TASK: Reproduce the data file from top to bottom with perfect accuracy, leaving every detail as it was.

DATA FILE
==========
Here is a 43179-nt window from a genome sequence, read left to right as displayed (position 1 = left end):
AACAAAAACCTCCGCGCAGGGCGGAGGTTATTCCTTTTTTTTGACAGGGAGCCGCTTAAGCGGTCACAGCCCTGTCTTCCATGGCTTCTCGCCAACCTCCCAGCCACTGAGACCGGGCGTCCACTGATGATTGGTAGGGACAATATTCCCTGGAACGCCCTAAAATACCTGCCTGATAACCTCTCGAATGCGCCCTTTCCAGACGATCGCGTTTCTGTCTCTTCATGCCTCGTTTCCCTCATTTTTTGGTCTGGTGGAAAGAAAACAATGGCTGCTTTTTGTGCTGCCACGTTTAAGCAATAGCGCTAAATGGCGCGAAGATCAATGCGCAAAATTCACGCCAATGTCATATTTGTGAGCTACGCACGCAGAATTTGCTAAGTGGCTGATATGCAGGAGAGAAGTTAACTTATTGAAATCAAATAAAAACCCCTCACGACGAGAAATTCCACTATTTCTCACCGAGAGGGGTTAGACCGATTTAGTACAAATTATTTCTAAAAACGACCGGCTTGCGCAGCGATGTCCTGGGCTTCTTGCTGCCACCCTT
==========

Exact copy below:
Here is a 43179-nt window from a genome sequence, read left to right as displayed (position 1 = left end):
AACAAAAACCTCCGCGCAGGGCGGAGGTTATTCCTTTTTTTTGACAGGGAGCCGCTTAAGCGGTCACAGCCCTGTCTTCCATGGCTTCTCGCCAACCTCCCAGCCACTGAGACCGGGCGTCCACTGATGATTGGTAGGGACAATATTCCCTGGAACGCCCTAAAATACCTGCCTGATAACCTCTCGAATGCGCCCTTTCCAGACGATCGCGTTTCTGTCTCTTCATGCCTCGTTTCCCTCATTTTTTGGTCTGGTGGAAAGAAAACAATGGCTGCTTTTTGTGCTGCCACGTTTAAGCAATAGCGCTAAATGGCGCGAAGATCAATGCGCAAAATTCACGCCAATGTCATATTTGTGAGCTACGCACGCAGAATTTGCTAAGTGGCTGATATGCAGGAGAGAAGTTAACTTATTGAAATCAAATAAAAACCCCTCACGACGAGAAATTCCACTATTTCTCACCGAGAGGGGTTAGACCGATTTAGTACAAATTATTTCTAAAAACGACCGGCTTGCGCAGCGATGTCCTGGGCTTCTTGCTGCCACCCTT